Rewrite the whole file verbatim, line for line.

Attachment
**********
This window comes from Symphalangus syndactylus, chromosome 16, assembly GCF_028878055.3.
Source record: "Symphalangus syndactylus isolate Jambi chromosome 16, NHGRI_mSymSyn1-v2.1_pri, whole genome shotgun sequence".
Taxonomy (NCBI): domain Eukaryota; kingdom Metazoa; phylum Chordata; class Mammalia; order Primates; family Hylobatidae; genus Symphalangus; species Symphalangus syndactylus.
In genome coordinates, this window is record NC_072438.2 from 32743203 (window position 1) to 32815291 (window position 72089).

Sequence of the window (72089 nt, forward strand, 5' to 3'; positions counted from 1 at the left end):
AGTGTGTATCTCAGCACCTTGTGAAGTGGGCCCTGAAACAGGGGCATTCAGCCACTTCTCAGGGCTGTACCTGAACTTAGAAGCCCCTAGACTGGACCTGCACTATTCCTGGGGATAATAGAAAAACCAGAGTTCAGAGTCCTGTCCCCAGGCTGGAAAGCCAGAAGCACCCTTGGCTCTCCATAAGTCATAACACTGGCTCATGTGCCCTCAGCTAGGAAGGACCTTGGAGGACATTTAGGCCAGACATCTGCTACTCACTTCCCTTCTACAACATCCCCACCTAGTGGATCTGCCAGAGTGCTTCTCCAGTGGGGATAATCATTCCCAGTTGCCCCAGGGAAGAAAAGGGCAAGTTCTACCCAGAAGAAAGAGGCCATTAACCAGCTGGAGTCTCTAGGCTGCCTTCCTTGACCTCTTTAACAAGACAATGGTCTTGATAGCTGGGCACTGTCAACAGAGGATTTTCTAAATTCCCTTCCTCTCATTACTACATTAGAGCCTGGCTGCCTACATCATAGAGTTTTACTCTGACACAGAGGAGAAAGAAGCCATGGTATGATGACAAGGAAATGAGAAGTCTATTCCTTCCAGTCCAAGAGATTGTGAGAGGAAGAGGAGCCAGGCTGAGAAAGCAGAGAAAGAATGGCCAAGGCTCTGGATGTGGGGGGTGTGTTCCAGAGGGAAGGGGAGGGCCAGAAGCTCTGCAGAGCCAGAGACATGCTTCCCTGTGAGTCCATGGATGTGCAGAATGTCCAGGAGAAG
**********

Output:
This window comes from Symphalangus syndactylus, chromosome 16, assembly GCF_028878055.3.
Source record: "Symphalangus syndactylus isolate Jambi chromosome 16, NHGRI_mSymSyn1-v2.1_pri, whole genome shotgun sequence".
Taxonomy (NCBI): domain Eukaryota; kingdom Metazoa; phylum Chordata; class Mammalia; order Primates; family Hylobatidae; genus Symphalangus; species Symphalangus syndactylus.
In genome coordinates, this window is record NC_072438.2 from 32743203 (window position 1) to 32815291 (window position 72089).

Sequence of the window (72089 nt, forward strand, 5' to 3'; positions counted from 1 at the left end):
AGTGTGTATCTCAGCACCTTGTGAAGTGGGCCCTGAAACAGGGGCATTCAGCCACTTCTCAGGGCTGTACCTGAACTTAGAAGCCCCTAGACTGGACCTGCACTATTCCTGGGGATAATAGAAAAACCAGAGTTCAGAGTCCTGTCCCCAGGCTGGAAAGCCAGAAGCACCCTTGGCTCTCCATAAGTCATAACACTGGCTCATGTGCCCTCAGCTAGGAAGGACCTTGGAGGACATTTAGGCCAGACATCTGCTACTCACTTCCCTTCTACAACATCCCCACCTAGTGGATCTGCCAGAGTGCTTCTCCAGTGGGGATAATCATTCCCAGTTGCCCCAGGGAAGAAAAGGGCAAGTTCTACCCAGAAGAAAGAGGCCATTAACCAGCTGGAGTCTCTAGGCTGCCTTCCTTGACCTCTTTAACAAGACAATGGTCTTGATAGCTGGGCACTGTCAACAGAGGATTTTCTAAATTCCCTTCCTCTCATTACTACATTAGAGCCTGGCTGCCTACATCATAGAGTTTTACTCTGACACAGAGGAGAAAGAAGCCATGGTATGATGACAAGGAAATGAGAAGTCTATTCCTTCCAGTCCAAGAGATTGTGAGAGGAAGAGGAGCCAGGCTGAGAAAGCAGAGAAAGAATGGCCAAGGCTCTGGATGTGGGGGGTGTGTTCCAGAGGGAAGGGGAGGGCCAGAAGCTCTGCAGAGCCAGAGACATGCTTCCCTGTGAGTCCATGGATGTGCAGAATGTCCAGGAGAAG